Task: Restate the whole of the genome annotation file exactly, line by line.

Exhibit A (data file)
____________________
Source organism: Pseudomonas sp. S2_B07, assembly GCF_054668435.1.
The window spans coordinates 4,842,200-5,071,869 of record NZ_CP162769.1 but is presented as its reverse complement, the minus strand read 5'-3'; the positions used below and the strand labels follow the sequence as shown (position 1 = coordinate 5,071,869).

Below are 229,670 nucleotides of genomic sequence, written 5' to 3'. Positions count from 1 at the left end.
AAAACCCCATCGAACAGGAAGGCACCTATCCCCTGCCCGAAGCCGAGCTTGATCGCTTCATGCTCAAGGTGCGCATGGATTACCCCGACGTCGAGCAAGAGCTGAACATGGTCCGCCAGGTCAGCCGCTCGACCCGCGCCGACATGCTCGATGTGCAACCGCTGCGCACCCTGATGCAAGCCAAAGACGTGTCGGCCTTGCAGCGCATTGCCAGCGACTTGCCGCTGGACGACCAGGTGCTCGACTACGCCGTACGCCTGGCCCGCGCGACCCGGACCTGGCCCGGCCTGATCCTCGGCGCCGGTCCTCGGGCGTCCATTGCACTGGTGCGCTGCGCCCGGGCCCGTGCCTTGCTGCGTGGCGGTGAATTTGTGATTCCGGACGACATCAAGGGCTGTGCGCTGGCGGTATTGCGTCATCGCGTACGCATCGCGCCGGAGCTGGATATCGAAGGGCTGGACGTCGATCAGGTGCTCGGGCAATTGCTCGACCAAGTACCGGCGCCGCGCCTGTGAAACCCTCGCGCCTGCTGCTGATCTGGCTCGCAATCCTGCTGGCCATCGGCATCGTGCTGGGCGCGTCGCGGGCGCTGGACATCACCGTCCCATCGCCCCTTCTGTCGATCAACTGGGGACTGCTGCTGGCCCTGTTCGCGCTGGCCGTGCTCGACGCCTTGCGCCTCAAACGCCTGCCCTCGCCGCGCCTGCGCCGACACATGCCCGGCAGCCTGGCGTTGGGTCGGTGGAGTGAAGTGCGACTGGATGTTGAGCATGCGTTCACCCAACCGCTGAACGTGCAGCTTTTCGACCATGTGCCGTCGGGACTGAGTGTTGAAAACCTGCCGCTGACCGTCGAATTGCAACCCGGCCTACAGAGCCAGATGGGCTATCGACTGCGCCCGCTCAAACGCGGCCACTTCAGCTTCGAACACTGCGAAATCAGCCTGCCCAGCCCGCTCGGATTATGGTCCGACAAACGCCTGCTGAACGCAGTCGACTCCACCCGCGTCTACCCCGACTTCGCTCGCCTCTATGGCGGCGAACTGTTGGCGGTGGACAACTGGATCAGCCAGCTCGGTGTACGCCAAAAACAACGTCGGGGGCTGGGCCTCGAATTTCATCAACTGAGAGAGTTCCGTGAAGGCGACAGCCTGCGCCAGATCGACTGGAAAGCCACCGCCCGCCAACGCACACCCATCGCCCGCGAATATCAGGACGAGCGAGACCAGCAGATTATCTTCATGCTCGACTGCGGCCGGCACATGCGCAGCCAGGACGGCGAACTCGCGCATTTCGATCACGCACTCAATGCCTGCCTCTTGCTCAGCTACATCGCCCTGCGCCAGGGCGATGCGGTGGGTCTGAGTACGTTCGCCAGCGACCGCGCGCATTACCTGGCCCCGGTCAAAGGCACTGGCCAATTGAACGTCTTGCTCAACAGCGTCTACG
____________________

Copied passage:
Source organism: Pseudomonas sp. S2_B07, assembly GCF_054668435.1.
The window spans coordinates 4,842,200-5,071,869 of record NZ_CP162769.1 but is presented as its reverse complement, the minus strand read 5'-3'; the positions used below and the strand labels follow the sequence as shown (position 1 = coordinate 5,071,869).

Below are 229,670 nucleotides of genomic sequence, written 5' to 3'. Positions count from 1 at the left end.
AAAACCCCATCGAACAGGAAGGCACCTATCCCCTGCCCGAAGCCGAGCTTGATCGCTTCATGCTCAAGGTGCGCATGGATTACCCCGACGTCGAGCAAGAGCTGAACATGGTCCGCCAGGTCAGCCGCTCGACCCGCGCCGACATGCTCGATGTGCAACCGCTGCGCACCCTGATGCAAGCCAAAGACGTGTCGGCCTTGCAGCGCATTGCCAGCGACTTGCCGCTGGACGACCAGGTGCTCGACTACGCCGTACGCCTGGCCCGCGCGACCCGGACCTGGCCCGGCCTGATCCTCGGCGCCGGTCCTCGGGCGTCCATTGCACTGGTGCGCTGCGCCCGGGCCCGTGCCTTGCTGCGTGGCGGTGAATTTGTGATTCCGGACGACATCAAGGGCTGTGCGCTGGCGGTATTGCGTCATCGCGTACGCATCGCGCCGGAGCTGGATATCGAAGGGCTGGACGTCGATCAGGTGCTCGGGCAATTGCTCGACCAAGTACCGGCGCCGCGCCTGTGAAACCCTCGCGCCTGCTGCTGATCTGGCTCGCAATCCTGCTGGCCATCGGCATCGTGCTGGGCGCGTCGCGGGCGCTGGACATCACCGTCCCATCGCCCCTTCTGTCGATCAACTGGGGACTGCTGCTGGCCCTGTTCGCGCTGGCCGTGCTCGACGCCTTGCGCCTCAAACGCCTGCCCTCGCCGCGCCTGCGCCGACACATGCCCGGCAGCCTGGCGTTGGGTCGGTGGAGTGAAGTGCGACTGGATGTTGAGCATGCGTTCACCCAACCGCTGAACGTGCAGCTTTTCGACCATGTGCCGTCGGGACTGAGTGTTGAAAACCTGCCGCTGACCGTCGAATTGCAACCCGGCCTACAGAGCCAGATGGGCTATCGACTGCGCCCGCTCAAACGCGGCCACTTCAGCTTCGAACACTGCGAAATCAGCCTGCCCAGCCCGCTCGGATTATGGTCCGACAAACGCCTGCTGAACGCAGTCGACTCCACCCGCGTCTACCCCGACTTCGCTCGCCTCTATGGCGGCGAACTGTTGGCGGTGGACAACTGGATCAGCCAGCTCGGTGTACGCCAAAAACAACGTCGGGGGCTGGGCCTCGAATTTCATCAACTGAGAGAGTTCCGTGAAGGCGACAGCCTGCGCCAGATCGACTGGAAAGCCACCGCCCGCCAACGCACACCCATCGCCCGCGAATATCAGGACGAGCGAGACCAGCAGATTATCTTCATGCTCGACTGCGGCCGGCACATGCGCAGCCAGGACGGCGAACTCGCGCATTTCGATCACGCACTCAATGCCTGCCTCTTGCTCAGCTACATCGCCCTGCGCCAGGGCGATGCGGTGGGTCTGAGTACGTTCGCCAGCGACCGCGCGCATTACCTGGCCCCGGTCAAAGGCACTGGCCAATTGAACGTCTTGCTCAACAGCGTCTACG